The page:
I have to admit up top that this didn't come out as quite the restaurant style soup I was aiming at. I can think of three possible reasons why, but I really can't be sure until I buy a bowl and do some direct comparison. My first mistake was that I used Szechuan peppercorns for the 'hot' part. This is a Szechuan recipe so that is traditional, but I can't imagine any restaurants bother with it. I should have stuck with white pepper. Second, bok (or in this case mei qing) choy isn't a usual ingredient for this soup. I think it's more of a Fukien-style soup vegetable. Third, most restaurants go too light on the sour aspect. I may have overcompensated with too much vinegar. All three of these additions add to the high notes in the flavor profile so while it seems like the soup is lacking something; it may be a lack of a lack.
So, anyway, there are two philosophies on making hot and sour soup, judging from the variety of recipes. You can either stir fry everything, add the broth, thicken it up and soups on or you can boil the broth, dump in the other ingredients in turn, cook for a few minutes, thicken and serve. If I was working with a good quality chicken stock I thick I would have gone with the first version, but since all I've got is soup from a can, I went with the latter. (As soup in a can goes, Swanson low sodium chicken broth isn't too bad.) I had accumulated a good two cups of mushroom soaking liquid in the freezer from various risottos and such so I used that along with four cups of the Swanson. All chicken broth would be fine, too. I tossed in a slice of ginger, a couple cloves of garlic and a teaspoon or so of crushed Szechuan peppercorns at the start too so they could infuse their flavors.
The rest of the ingredients begin with soaking dried cloud ear fungus (a.k.a. tree ear or wood ear) and lilly buds in boiling water. While you're slicing the soaked mushrooms into strips you've got to watch out for little knotty bits on the fungus that you'll want to cut out. And you'll need to check through the lilly buds for those still on the stem. These are both mainstays of the otherwise flexible hot and sour soup recipe, but all but the best Chinese restaurants leave the lilly buds out. (I think you can pretty fairly rate a Chinese restaurant by its hot and sour soup. The main issues are that most are neither hot nor sour, but you have to look at issues like fresh vs. canned mushrooms and the presence of lilly buds once those basic requirements are met.)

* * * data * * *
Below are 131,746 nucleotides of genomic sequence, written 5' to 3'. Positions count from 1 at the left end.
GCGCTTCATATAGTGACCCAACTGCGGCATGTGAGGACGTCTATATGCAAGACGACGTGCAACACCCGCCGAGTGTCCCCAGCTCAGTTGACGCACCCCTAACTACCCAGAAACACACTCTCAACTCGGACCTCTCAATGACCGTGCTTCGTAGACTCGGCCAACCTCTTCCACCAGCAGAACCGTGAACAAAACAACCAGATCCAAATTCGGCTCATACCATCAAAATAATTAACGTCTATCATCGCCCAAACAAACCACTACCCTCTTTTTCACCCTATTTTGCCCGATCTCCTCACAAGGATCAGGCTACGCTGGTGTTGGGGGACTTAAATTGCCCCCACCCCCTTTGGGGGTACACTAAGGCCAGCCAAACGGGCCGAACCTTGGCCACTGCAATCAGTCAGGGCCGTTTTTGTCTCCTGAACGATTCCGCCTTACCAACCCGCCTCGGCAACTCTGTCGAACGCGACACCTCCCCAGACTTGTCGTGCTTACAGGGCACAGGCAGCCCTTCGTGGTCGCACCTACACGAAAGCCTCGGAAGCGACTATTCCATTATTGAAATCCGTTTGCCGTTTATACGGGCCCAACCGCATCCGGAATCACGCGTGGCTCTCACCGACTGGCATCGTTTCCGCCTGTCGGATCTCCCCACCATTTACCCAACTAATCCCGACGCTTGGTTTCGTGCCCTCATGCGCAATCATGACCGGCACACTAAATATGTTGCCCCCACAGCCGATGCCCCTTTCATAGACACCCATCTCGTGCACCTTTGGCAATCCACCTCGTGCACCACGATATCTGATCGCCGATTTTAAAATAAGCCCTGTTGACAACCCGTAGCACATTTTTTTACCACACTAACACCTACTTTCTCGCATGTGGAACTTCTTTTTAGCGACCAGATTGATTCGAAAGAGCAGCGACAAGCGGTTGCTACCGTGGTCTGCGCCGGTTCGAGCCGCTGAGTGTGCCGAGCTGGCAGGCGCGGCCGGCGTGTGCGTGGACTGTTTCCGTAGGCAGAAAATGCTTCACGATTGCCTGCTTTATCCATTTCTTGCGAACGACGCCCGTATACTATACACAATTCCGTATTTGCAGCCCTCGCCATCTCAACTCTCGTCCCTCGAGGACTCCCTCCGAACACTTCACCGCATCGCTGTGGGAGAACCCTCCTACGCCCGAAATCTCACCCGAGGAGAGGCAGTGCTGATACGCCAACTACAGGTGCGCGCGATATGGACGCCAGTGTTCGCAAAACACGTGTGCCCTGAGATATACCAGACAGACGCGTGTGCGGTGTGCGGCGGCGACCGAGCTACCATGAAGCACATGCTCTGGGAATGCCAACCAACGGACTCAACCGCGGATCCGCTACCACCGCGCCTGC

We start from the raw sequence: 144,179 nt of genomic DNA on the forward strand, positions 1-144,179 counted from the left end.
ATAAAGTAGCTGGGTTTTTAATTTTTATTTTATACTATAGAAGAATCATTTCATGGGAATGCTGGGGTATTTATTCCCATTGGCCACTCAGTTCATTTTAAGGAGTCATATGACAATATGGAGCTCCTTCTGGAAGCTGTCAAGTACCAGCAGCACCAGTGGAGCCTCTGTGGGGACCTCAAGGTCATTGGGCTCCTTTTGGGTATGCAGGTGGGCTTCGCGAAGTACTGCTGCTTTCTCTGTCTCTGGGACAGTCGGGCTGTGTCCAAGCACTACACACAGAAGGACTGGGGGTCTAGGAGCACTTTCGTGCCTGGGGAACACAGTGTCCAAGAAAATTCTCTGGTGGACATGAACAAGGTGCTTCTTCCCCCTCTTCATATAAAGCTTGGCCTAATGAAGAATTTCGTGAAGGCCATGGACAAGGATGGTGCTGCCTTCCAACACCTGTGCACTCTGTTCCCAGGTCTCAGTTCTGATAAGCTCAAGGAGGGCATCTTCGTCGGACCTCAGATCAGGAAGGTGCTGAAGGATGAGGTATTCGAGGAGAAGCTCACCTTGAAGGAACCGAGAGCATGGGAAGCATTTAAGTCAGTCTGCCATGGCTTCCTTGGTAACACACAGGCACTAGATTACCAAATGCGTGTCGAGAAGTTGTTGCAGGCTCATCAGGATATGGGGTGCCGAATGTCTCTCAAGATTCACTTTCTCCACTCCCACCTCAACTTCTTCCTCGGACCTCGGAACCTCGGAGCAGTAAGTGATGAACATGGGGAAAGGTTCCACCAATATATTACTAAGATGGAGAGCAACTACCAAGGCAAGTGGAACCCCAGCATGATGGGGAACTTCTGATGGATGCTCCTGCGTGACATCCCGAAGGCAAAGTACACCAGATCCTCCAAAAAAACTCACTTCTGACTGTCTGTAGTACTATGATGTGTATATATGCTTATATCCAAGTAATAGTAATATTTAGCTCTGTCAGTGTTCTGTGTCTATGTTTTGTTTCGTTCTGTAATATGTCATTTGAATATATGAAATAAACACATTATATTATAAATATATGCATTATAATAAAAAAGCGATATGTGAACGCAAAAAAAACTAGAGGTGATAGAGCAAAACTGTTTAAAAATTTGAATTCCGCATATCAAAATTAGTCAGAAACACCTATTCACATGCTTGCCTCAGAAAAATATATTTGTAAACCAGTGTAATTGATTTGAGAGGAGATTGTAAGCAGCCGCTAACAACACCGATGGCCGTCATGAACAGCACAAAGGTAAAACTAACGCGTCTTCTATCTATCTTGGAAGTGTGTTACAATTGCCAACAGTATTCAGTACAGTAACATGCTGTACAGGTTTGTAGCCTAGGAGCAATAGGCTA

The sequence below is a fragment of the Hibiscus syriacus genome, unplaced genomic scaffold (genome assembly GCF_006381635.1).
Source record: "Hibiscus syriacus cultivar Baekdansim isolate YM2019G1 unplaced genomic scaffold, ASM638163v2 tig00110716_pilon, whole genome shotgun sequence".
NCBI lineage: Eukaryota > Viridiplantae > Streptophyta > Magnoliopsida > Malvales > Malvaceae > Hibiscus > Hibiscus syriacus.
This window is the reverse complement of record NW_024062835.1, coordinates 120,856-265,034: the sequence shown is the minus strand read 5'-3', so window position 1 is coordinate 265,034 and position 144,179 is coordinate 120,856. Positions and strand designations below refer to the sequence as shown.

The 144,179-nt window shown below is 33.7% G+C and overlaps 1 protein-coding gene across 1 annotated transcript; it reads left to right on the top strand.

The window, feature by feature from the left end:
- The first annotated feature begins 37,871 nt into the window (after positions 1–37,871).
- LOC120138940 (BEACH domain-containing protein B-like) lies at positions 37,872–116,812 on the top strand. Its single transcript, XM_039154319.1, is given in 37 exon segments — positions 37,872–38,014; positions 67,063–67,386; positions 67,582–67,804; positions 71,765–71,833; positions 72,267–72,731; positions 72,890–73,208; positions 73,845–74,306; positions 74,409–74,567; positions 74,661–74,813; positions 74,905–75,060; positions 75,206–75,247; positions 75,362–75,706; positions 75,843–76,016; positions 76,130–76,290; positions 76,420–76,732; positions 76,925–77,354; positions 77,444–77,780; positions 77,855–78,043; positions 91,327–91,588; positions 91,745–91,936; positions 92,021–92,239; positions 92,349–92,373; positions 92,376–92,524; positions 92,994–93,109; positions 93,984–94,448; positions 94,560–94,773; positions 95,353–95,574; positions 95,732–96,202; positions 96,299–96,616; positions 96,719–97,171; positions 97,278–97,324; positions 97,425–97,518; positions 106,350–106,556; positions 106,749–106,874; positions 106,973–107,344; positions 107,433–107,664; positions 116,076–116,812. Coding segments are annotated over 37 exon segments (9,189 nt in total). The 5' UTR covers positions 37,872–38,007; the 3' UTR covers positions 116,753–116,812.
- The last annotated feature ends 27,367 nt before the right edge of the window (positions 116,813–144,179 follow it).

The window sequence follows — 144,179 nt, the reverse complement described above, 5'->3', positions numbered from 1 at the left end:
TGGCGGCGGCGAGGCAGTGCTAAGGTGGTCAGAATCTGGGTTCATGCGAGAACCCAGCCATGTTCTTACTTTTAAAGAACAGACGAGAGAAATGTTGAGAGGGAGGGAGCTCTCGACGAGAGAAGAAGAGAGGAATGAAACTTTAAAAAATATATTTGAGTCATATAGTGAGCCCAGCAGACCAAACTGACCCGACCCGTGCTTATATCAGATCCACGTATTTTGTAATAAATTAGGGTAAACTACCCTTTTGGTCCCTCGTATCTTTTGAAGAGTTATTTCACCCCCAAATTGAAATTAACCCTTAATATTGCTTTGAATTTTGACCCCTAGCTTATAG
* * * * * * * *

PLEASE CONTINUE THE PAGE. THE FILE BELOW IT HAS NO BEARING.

Meanwhile I defrosted a quarter pound or so of pork and sliced it into strips. In retrospect I probably should have marinated it in a bit of soy sauce, rice wine and corn starch which gives it a nice soft texture in soups and stir frys but my reference recipes didn't mention it and I forgot.
Up next are bamboo shoots and water chestnuts, mei quing choy separated into stems and leaves, tofu and scallions. The water chestnuts and scallions I chopped, the rest I sliced into strips.
Once the soup was on the boil I added the cloud ear fungus, lilly buds, pork, bamboo shoots, water chestnuts and mei quing choy stems and simmered for ten minutes.
Then I added the mei quing choy leaves, tofu and fresh mushrooms and simmered for three minutes more.
Next I added the seasonings: 1 Tablespoon rice wine, 2 Tablespoons rice wine vinegar (probably too much), 1 Tablespoon dark soy sauce, 1 teaspoon salt, and red and white pepper to taste. Once that was stirred in the next addition is 2 Tablespoons corn starch in a quarter cup of water. I brought it all back to a boil to thicken, drizzled in a beaten egg and served garnished with the scallions and a few drops of sesame oil.
As I said up top, not exactly what I was hoping for but certainly not bad. It shouldn't be hard to tweak the leftovers into a better balance.